- Frida Ghitis: Gun rampages, like the one in Isla Vista, have become routine
- Ghitis: Why can't America come up with an effective response to gun massacres?
- She says the NRA should hold a high-level summit with gun control advocates
- Ghitis: Everyone's at risk now, anyone can die from a random shooting in the U.S.
How is it possible that America has not managed to come together and build an effective response to gun massacres? How can that be?
If another country had sent a killer who massacred people at random in the streets of an American city, Congress would have rushed to emergency session and the public would have thrown its support behind forceful action. Politicians, news media, community groups, everyone would be working in solidarity to combat the evil facing the nation. Just imagine if it happened again and again.
In Isla Vista, California, a mass killing has shaken the nation. But every time we hear of another gunman's rampage, Americans go straight into their comfort zone. For a few days, advocates of gun rights stiffen their spines and vehemently defend their turf. On the other side, gun control advocates brandish their arguments while relatives of the latest victims cry out in pain and despair.
The discussion combusts and burns itself off with the usual ingredients: Is the problem too many guns? Is it mental health? Is it guns in the hands of the wrong people? Yes, yes, yes to all of the above.
Each killing spree triggers other discussions. Is it hatred for women, a breakdown of societal norms, too many video games, violence in movies?
By all means we should study, debate and analyze the many factors that contribute to violence.
But first, it's time to take the urgent action needed to stanch the bleeding, to at least slow the hemorrhage.
How can a country become accustomed to the idea that children may go to school one morning and never come home? It happens over and over and over again. How can it become routine that anyone, anywhere, for no reason at all, can get killed by a mentally disturbed person?
At times, the entire country's response to the endless stream of killings resembles the embarrassing stagnation of politicians in Washington. Each side self-righteously preaches, firing up its own supporters, and nothing changes.
Politicians, by the way, have become useless in tackling the crisis. Talking about guns is too risky.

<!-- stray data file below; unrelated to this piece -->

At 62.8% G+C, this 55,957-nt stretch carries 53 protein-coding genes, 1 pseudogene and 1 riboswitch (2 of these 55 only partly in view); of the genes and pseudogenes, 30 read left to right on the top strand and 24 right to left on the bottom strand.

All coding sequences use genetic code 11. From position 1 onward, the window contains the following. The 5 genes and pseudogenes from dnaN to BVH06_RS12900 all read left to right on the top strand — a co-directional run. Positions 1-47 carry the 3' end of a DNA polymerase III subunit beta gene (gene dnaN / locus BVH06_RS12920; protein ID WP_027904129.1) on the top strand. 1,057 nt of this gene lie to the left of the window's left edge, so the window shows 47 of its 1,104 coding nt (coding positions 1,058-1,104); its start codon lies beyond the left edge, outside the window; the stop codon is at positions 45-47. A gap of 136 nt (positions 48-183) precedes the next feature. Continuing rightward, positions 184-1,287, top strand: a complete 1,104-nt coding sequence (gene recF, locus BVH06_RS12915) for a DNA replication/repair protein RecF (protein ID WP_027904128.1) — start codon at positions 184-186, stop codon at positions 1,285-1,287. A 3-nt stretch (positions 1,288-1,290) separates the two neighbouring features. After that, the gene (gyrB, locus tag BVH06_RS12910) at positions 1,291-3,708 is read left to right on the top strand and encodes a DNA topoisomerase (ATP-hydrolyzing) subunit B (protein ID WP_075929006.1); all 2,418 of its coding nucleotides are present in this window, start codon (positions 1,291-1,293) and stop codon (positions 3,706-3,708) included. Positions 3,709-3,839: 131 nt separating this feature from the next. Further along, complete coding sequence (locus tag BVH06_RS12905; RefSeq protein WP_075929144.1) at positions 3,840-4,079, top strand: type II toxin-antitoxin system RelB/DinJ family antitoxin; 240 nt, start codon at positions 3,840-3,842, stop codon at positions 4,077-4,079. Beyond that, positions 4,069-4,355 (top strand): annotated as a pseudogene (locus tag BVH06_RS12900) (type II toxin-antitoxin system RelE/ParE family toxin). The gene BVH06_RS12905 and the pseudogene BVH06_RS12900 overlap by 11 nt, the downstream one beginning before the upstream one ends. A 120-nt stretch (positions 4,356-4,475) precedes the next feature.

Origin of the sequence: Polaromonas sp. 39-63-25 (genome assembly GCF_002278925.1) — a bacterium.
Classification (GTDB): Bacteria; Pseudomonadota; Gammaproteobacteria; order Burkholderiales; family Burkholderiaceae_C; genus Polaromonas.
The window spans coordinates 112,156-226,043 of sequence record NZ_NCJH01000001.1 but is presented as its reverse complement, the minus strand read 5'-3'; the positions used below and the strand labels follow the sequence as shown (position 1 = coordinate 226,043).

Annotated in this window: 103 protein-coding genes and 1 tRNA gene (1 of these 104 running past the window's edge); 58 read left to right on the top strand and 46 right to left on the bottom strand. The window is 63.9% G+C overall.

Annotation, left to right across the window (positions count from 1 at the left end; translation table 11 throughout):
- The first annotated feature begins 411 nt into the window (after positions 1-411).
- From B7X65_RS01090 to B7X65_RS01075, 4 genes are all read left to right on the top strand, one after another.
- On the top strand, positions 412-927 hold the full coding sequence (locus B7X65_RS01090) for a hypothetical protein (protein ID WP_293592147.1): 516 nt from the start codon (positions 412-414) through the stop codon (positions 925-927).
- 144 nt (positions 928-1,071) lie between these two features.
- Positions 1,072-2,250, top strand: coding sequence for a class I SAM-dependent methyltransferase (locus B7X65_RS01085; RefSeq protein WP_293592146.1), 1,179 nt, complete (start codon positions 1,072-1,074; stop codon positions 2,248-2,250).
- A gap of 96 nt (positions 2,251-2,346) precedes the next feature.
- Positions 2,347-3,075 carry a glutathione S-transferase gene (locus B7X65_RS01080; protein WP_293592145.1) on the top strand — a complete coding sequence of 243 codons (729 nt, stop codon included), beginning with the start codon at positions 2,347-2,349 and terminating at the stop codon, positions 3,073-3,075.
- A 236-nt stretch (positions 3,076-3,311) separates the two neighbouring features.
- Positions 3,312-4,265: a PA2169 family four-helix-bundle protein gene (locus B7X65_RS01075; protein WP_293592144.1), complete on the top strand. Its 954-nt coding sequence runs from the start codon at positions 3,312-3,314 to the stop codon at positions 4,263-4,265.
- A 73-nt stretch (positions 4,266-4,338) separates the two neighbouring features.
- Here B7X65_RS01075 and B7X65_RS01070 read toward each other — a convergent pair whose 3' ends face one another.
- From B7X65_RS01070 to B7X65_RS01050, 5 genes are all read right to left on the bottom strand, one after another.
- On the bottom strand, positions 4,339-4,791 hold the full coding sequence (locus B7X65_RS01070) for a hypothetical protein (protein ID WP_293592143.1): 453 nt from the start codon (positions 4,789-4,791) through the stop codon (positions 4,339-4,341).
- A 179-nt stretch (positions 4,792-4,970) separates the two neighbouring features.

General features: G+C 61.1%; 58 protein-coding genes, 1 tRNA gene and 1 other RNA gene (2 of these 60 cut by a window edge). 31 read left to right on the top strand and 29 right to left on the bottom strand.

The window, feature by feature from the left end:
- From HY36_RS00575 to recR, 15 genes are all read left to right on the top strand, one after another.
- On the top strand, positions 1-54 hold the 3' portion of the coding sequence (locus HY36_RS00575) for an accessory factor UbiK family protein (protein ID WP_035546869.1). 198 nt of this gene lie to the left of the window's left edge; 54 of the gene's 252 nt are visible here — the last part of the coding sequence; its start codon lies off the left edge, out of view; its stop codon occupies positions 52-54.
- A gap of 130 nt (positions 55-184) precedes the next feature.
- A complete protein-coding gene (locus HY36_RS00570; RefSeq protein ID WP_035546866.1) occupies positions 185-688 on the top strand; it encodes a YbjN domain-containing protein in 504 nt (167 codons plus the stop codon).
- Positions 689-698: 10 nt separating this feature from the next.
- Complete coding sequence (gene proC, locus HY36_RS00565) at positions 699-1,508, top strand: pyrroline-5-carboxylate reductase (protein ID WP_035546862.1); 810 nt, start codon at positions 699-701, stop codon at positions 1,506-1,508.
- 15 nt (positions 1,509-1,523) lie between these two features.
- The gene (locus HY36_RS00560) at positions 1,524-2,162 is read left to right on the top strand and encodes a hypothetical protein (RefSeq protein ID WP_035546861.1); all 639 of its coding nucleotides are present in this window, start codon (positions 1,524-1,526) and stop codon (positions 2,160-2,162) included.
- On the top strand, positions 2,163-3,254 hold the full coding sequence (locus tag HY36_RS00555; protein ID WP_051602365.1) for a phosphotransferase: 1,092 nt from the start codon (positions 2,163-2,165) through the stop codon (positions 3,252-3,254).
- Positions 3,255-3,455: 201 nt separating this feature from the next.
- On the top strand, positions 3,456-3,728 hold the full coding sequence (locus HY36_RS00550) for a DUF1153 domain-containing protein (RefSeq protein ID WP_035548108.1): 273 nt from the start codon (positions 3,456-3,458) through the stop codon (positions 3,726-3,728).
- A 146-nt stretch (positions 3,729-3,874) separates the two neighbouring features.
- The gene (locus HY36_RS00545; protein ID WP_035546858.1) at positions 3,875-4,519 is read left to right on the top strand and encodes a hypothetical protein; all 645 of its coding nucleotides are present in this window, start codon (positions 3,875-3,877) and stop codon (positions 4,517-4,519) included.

In 1999, when two killers massacred more than a dozen, mostly teenagers, at Columbine High School, the entire world was in shock. Since then, the shootings have kept coming. At Virginia Tech campus, 32 people were killed. In Aurora, Colorado, 12 people were shot dead, 70 were injured. At Sandy Hook Elementary School, 20 children and six staff members were killed. At a parking lot in Tuscon, Arizona, a congresswoman was shot in the head. Luckily, she survived, but others nearby were killed.
There are two common denominators: guns and mental illness.
Can Americans set aside their differences and try to work out an agreement that will address this crisis? Can the two sides recognize the sorrow and pain that are spreading as they shout past one another?
Gun enthusiasts don't support mass murder. Nobody does. That's the fundamental common ground.
Can we have a moment to set aside strategic long-term political objectives -- just a brief interlude -- and work together to try to prevent more people with mental illness from arming themselves and killing the innocent?
Here's what I suggest. Might the NRA, with all its political power, announce it is willing to speak with mental health specialists, law enforcement officials and gun control advocates to focus sharply on just this issue? Hold a summit, form a high-level committee, take the first step on the road to a solution.
Consider a few recent killing sprees. The Sandy Hook killer had serious mental health issues. The man who shot Rep. Gabby Giffords had dropped out of school after his college required a mental health evaluation. The Virginia Tech killer had been investigated by the university for stalking and had been declared mentally ill by a Virginia special justice.
The Isla Vista shooter also had a history of mental illness. Like many others mass shooters, he had given clear signs that he was extremely dangerous, planning to kill. He had had several encounters with police. His family had alerted the police to the danger.
Still, like all the other mass shooters before him, he was able to build an arsenal as he planned his rampage.
Things must change. The threshold for taking someone against their will for psychiatric evaluation needs to be lowered. Police need better mental health training. It must become easier to intervene when there are risks. Importantly, people who have mental illnesses that put them at risk of violence should be blocked from owning weapons.
Does anyone, even the most avid hunter, the most passionate gun enthusiast, think mentally ill people should be allowed to own semi-automatic weapons, or any weapons at all, for that matter?
Beyond the area of mental health, there is much to be debated about whether a free society requires that its citizens be allowed to arm themselves so thoroughly, and whether an armed population makes for more or less crime.
The United States can learn from the experience of other countries where people maintain wide-ranging rights to carry weapons, but have taken measures that effectively brought an end to gun massacres.
Everyone is at risk now, people in every ZIP code, in every income level, of every race. A loved one could die in a random shooting out on the street or in a temple or a movie theater; in a country club, or on a college campus.
No one can honestly deny that it is a real crisis.
America can take steps to start fixing this problem. Gun lovers and gun control advocates can come together and craft a solution. Show Washington that it can be done. Show the world that America has the power to solve an urgent problem.